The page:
Posts with «balancing robot» label

Build a block balancing game with Arduino and servos

If you’re tired of classic tower building games like Jenga or stacking cards and would like a new challenge, “mr_fid” has come up with a game where you balance blocks on a tree assembly. The nicely crafted device then moves around to throw the blocks off using three servos and push rods.

Everything is controlled by an Arduino Nano that randomly selects the intensity of the movement and which color of block to be stacked, displayed on a circular arrangement of programmable LEDs.

Once a block has been added, a button in the middle of the LEDs is pushed and tree movement starts, potentially destabilizing the player’s work.

Nice Arduino project. Featuring an Arduino Nano controlling 3 servos to move the tree. Firstly the “Roll” button is pressed to give you a colour and amplitude once the correct bit has been placed on the tree the “Shake” button is pressed and the tree moves around. Any bits which fall off are given to the person whos go it was! the idea of the game is to get rid of all your bits first. If when you press the “Roll” button you don’t have the correct colour OR the strength is to high then if you wish you can miss your go.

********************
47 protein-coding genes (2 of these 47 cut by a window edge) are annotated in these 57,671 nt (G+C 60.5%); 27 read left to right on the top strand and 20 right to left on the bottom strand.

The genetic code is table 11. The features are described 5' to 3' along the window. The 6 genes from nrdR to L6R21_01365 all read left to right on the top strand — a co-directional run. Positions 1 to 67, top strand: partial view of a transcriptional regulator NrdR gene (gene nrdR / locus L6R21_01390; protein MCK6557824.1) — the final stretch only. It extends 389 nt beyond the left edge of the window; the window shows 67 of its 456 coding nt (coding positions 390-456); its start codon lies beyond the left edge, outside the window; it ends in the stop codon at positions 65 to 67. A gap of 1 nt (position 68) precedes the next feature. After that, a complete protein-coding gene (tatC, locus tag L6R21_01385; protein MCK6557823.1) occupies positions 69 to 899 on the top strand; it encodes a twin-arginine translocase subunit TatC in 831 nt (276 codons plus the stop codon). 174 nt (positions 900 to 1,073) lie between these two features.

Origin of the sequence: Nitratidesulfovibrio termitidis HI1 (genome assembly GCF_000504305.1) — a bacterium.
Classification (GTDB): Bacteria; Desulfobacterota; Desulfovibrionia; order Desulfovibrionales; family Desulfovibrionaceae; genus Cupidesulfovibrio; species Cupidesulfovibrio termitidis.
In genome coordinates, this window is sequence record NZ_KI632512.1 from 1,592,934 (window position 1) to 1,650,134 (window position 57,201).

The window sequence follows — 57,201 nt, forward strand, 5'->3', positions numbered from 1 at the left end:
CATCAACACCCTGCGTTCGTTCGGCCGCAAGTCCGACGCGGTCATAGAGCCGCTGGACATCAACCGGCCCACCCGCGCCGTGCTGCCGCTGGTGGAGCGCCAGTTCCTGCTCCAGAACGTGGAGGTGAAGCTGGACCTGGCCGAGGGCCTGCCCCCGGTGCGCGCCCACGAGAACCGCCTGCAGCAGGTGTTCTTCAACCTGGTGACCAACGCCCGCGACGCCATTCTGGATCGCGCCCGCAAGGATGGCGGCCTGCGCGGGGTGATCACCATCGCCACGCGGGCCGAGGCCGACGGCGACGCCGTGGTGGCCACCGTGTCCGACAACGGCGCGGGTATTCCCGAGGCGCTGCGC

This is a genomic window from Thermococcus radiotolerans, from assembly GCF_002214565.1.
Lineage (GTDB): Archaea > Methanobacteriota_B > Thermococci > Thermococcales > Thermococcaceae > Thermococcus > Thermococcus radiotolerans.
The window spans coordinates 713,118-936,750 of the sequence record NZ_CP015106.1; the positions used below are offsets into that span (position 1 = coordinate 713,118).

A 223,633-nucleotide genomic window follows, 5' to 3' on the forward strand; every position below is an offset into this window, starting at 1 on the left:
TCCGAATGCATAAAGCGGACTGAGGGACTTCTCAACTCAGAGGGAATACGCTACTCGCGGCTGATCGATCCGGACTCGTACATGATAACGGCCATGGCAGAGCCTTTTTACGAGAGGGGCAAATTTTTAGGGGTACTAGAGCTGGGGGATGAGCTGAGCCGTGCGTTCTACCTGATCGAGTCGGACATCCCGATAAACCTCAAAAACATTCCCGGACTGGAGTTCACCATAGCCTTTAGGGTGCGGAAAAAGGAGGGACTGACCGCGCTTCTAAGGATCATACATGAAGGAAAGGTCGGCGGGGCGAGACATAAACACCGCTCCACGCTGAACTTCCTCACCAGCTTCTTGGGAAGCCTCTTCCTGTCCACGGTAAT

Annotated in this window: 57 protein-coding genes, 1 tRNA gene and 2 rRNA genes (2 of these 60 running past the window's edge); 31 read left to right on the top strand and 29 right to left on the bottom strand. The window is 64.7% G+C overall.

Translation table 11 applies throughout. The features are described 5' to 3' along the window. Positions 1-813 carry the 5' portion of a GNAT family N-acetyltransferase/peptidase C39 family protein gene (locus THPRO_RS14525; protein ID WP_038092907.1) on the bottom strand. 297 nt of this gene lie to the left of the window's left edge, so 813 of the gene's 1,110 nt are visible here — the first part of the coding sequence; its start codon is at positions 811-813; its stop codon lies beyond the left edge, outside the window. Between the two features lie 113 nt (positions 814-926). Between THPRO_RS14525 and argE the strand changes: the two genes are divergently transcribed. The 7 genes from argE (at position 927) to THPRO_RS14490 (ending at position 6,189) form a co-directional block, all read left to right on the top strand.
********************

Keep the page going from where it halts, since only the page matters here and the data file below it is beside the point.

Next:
You can check the game out in the first video below, or see the second video for information on how to avoid jittery servos in this type of setup.

Build your own Arduino balancing robot

If you’re familiar with the Segway or other vehicles that balance in what is known as an “inverted pendulum” configuration, you may think that while interesting, creating something similar would be too complicated or out of your budget. Though perhaps still not simple, Joop Brokking takes you through his design for this type of bot in the video seen here, making it accessible if you’d like to build your own.

The robot, which will cost about $80 in parts, uses two stepper motors for greater movement precision than could be had with normal DC models, and employs an Arduino Pro Mini, along with an MPU-6050 accelerometer/gyroscope for control. It can be driven around by a Wii U-style nunchuck, which transmits to the robot via an Arduino Uno and wireless transceiver module.

You can find more info and product links for this project on